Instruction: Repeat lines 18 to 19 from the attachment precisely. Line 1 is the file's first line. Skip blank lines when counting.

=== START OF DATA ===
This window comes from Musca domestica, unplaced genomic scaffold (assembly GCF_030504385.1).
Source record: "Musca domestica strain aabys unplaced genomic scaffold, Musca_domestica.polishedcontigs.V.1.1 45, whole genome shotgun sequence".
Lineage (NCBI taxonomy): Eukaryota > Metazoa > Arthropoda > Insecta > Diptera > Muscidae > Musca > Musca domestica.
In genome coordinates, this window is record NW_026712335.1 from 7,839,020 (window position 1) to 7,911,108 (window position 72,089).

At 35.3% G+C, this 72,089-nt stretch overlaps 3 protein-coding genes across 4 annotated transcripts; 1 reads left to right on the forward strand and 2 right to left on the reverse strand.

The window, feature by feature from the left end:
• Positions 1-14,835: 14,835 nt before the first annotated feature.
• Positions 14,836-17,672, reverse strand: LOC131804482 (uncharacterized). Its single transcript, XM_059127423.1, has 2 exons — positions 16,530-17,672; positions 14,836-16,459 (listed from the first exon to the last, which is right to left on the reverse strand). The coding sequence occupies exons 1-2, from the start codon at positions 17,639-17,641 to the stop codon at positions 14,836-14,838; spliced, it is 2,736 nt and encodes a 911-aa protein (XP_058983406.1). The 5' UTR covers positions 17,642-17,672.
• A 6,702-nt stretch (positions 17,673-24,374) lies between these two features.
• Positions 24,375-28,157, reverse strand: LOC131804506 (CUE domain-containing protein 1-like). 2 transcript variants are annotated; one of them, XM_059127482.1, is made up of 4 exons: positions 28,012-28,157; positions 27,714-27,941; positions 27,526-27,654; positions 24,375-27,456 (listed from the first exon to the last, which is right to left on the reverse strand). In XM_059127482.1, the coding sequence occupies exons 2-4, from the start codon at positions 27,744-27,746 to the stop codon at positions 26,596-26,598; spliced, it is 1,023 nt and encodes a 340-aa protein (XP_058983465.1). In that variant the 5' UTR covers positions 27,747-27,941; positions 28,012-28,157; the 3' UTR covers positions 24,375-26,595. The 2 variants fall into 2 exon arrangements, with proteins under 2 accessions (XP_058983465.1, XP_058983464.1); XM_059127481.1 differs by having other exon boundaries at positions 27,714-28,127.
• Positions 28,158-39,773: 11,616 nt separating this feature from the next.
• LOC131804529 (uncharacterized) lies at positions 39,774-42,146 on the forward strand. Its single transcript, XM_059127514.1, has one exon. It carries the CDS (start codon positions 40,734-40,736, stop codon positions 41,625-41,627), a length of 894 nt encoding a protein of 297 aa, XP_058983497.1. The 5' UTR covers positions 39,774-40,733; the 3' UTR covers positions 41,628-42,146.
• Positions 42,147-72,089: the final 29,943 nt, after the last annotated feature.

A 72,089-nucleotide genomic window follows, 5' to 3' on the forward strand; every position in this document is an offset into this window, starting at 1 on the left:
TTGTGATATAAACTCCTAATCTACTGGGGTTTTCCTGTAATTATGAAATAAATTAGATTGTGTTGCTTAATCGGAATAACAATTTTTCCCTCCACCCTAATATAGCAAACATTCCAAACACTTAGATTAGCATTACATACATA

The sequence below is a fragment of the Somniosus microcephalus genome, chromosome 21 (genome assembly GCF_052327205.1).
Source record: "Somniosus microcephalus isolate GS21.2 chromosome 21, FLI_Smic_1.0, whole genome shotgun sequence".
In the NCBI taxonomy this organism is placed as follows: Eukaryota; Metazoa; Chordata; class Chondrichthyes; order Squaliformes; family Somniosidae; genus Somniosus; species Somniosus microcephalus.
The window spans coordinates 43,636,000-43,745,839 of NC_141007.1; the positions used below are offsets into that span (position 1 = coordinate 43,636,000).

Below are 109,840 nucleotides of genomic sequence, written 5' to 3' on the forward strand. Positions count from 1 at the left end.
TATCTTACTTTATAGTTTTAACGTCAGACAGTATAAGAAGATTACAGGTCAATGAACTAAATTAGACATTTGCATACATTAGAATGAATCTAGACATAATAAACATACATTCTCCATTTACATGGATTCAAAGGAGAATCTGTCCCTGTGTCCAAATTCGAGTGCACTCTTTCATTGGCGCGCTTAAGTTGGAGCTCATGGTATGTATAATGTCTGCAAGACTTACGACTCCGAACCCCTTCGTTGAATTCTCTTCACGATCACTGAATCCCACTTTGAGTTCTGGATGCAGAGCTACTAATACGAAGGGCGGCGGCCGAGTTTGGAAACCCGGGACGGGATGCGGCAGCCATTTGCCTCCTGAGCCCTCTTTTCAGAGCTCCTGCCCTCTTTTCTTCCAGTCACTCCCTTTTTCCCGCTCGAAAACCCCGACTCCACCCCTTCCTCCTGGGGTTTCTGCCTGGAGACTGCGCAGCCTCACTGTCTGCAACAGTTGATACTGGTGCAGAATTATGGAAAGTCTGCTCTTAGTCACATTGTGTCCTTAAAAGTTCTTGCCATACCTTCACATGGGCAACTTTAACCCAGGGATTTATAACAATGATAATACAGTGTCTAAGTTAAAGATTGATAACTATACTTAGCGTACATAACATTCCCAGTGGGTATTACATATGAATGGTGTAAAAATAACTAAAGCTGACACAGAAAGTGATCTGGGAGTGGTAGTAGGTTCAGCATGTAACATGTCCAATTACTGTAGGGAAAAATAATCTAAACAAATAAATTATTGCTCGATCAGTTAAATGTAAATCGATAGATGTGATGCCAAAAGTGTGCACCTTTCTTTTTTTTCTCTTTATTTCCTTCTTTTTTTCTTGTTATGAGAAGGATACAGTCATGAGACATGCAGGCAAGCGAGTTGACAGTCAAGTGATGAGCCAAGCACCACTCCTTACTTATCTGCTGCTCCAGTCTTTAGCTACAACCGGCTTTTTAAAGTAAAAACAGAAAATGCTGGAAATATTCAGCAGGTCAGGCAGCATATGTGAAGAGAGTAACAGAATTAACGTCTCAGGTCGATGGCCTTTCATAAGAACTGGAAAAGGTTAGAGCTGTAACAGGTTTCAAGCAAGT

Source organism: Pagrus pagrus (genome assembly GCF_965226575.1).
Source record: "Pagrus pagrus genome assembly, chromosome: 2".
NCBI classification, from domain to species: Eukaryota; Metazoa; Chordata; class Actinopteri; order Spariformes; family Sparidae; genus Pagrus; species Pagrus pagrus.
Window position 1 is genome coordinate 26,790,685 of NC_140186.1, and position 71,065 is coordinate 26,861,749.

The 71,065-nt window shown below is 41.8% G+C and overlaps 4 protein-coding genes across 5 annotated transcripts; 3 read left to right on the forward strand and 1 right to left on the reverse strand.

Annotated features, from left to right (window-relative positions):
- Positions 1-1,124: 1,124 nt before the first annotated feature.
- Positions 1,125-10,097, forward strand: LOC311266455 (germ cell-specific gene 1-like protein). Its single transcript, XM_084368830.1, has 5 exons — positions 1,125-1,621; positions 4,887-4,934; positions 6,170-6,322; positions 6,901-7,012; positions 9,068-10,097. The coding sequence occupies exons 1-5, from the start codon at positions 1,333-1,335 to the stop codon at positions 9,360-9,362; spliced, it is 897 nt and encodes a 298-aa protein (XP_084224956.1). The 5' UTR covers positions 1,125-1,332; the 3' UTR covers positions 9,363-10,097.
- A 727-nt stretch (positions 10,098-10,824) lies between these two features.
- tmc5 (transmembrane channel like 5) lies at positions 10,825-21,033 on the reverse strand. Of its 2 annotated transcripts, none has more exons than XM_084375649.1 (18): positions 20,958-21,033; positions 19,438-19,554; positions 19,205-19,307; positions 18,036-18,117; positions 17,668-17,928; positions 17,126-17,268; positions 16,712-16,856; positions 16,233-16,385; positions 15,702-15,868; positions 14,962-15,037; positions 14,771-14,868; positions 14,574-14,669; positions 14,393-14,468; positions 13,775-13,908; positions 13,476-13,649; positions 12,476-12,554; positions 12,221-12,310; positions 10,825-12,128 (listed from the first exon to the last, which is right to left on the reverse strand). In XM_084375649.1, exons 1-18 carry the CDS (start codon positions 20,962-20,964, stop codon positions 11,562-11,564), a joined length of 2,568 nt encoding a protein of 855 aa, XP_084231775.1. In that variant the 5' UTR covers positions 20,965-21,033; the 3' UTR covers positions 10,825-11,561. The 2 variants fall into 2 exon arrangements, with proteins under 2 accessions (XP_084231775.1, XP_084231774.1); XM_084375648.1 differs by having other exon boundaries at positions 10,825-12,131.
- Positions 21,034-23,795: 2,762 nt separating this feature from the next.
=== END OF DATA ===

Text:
In the NCBI taxonomy this organism is placed as follows: Eukaryota; Metazoa; Chordata; class Chondrichthyes; order Squaliformes; family Somniosidae; genus Somniosus; species Somniosus microcephalus.
The window spans coordinates 43,636,000-43,745,839 of NC_141007.1; the positions used below are offsets into that span (position 1 = coordinate 43,636,000).